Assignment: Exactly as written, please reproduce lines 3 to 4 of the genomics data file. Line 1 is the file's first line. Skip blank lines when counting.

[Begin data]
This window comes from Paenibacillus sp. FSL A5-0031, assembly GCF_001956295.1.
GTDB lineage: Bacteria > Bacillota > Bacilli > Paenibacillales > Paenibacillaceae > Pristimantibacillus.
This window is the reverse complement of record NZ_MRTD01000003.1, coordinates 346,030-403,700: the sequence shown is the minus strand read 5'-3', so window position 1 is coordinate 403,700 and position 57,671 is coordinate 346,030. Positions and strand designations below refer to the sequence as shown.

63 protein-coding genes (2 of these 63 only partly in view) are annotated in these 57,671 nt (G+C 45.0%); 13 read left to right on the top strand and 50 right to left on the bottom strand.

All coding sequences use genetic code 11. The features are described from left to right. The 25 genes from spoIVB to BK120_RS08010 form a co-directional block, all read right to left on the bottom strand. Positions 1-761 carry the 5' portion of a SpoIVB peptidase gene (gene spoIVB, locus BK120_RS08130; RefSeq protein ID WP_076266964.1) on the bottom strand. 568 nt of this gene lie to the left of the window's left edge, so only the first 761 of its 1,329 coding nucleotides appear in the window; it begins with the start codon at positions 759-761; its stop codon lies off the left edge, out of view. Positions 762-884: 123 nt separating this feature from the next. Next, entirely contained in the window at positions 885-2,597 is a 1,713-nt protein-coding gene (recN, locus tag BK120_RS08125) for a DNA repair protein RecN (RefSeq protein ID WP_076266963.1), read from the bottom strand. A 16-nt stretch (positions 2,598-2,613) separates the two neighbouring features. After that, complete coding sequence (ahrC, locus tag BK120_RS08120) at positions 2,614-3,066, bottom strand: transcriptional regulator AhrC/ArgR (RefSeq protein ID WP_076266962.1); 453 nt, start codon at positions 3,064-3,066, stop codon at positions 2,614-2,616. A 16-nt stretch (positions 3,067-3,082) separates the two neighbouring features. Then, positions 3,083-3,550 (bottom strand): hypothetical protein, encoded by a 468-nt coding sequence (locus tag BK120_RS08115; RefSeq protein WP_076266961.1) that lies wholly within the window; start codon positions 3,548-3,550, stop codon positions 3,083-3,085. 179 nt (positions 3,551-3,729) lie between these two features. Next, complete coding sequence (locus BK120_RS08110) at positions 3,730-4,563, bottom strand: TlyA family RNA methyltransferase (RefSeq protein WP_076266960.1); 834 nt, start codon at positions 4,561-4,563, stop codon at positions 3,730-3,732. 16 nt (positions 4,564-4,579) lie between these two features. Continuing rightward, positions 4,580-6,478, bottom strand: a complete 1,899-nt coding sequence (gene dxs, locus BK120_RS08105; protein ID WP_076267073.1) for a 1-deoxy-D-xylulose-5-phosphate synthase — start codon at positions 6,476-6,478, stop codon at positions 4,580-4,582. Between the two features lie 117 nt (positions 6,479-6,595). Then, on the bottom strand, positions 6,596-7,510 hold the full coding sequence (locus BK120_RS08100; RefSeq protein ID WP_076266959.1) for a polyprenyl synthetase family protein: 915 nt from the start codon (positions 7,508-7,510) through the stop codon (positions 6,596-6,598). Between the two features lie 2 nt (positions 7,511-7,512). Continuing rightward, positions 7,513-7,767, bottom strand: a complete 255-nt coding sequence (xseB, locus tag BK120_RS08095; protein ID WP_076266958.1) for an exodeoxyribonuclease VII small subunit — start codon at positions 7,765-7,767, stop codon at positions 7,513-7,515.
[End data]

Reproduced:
This window is the reverse complement of record NZ_MRTD01000003.1, coordinates 346,030-403,700: the sequence shown is the minus strand read 5'-3', so window position 1 is coordinate 403,700 and position 57,671 is coordinate 346,030. Positions and strand designations below refer to the sequence as shown.

63 protein-coding genes (2 of these 63 only partly in view) are annotated in these 57,671 nt (G+C 45.0%); 13 read left to right on the top strand and 50 right to left on the bottom strand.